There are probably as many methods for changing behavior as there are people, especially among those who are amateurs and laymen when it comes to behavior problems. But experts (psychologists, psychiatrists, social workers etc.) agree on some of the best methods for changing bad behaviors.
One thing that has to be determined from the start is what age the person is that will be the subject of behavior change. Usually this is directed at children and those in their early teens. Counselors often like to begin by defining what “normal” behavior might be, so that they have something to compare to.
Normal behavior usually depends on how old the child is, but there are also unique personality traits to consider, along with the physical health of the individual and the atmosphere in which the child grows. Behavior can also be a problem if the family’s expectations are high (especially if the family expects the child to act like a young adult rather than like a child).
One of the basics for behavior change is the reward and punishment system, a subject of controversy in some circles. But many experts do agree that both children and adults tend to keep behaving a certain way if there are rewards and benefits. These same individuals will tend to stop behaving a certain way if that behavior ignored (or receives negative feedback). It is important to understand, however, that trying to change bad behavior with negative feedback sometimes results in enhancing bad behavior.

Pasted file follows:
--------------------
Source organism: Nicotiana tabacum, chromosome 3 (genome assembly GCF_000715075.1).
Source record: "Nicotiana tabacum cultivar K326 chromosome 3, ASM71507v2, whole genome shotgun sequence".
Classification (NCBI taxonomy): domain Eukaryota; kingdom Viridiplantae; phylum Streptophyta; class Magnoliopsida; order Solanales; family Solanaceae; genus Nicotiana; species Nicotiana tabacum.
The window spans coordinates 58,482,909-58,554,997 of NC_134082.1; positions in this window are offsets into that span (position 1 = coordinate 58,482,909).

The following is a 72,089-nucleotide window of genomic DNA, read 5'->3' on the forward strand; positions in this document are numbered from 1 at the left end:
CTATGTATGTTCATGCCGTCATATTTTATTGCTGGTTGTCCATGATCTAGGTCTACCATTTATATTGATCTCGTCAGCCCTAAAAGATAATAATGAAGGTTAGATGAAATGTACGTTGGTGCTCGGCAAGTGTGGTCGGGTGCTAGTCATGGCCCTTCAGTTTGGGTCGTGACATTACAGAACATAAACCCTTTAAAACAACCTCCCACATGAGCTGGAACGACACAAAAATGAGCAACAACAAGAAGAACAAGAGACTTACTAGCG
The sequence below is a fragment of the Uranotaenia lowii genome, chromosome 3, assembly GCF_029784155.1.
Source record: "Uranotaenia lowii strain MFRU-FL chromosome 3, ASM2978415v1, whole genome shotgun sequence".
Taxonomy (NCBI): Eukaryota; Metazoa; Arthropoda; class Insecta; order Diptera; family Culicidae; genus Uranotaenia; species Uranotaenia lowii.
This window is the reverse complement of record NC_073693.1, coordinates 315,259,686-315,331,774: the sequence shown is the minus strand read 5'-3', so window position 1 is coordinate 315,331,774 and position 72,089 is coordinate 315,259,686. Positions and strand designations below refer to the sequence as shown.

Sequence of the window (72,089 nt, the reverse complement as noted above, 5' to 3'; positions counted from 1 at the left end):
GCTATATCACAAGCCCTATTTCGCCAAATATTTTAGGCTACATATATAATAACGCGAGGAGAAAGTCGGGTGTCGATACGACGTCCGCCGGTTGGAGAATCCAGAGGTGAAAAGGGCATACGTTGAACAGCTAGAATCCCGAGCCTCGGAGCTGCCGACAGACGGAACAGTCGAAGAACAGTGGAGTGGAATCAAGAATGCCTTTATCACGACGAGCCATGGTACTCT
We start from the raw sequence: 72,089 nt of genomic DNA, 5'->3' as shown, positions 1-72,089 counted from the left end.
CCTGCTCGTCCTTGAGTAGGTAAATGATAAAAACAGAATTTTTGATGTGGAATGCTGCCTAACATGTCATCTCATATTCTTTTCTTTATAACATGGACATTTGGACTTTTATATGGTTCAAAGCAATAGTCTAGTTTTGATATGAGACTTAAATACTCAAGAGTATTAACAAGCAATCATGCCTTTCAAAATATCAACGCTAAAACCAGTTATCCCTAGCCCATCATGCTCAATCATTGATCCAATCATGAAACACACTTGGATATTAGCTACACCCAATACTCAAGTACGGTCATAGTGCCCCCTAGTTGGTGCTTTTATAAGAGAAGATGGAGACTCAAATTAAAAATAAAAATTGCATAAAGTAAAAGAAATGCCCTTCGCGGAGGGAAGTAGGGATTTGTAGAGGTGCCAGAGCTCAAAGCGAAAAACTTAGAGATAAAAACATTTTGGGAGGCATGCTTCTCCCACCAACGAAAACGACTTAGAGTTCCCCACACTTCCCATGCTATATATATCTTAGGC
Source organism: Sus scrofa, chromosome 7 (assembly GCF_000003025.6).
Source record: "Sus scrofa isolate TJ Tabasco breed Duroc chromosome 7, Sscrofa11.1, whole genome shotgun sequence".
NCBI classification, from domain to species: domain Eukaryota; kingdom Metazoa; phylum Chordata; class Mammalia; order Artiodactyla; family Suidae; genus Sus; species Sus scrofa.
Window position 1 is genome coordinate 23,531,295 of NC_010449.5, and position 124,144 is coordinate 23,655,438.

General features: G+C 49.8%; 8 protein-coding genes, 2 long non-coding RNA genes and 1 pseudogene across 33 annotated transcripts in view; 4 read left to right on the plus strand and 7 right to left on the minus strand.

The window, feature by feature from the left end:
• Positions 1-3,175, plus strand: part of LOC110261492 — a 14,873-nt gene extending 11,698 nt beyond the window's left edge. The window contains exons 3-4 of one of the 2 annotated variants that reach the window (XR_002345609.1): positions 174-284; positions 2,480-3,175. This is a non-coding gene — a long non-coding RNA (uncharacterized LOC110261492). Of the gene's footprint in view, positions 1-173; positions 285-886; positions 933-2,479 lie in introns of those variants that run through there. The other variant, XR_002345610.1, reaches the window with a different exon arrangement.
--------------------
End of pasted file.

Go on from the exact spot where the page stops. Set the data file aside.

There are several options when bad behavior is a problem: Try to stop the actions; try to get the child or individual to try a new behavior and reward it; just accept that the behavior is what a person of that age would do.
If the decision is made to try and stop bad behavior, the best method might be to just ignore the actions. It takes an extended period of time and takes patience. More immediate results have been seen with the popular time-out method, though this may only be a temporary solution.
Some parents have found that getting the child or teen to focus on a new behavior, perhaps by rewarding the new actions. But child psychologists note that this generally works with an older child or teen. It’s also best, according to the experts, to focus on specific behavior or situation, rather than trying to change the entire range of behavior or child’s personality.
This might be a situation as specific as getting ready for bed or stopping play to come in for a family meal. Some families keep a running total of times when they observe a child or teen engaging in what would normally be good behavior or productive behavior. Others simply introduce a period of time for relaxation or quiet reading or something similar. This may be especially effective with a very active child or one that finds it difficult to sit down long enough to satisfy those in the room with them. It’s important not to resort to physical punishment and to be as patient as possible.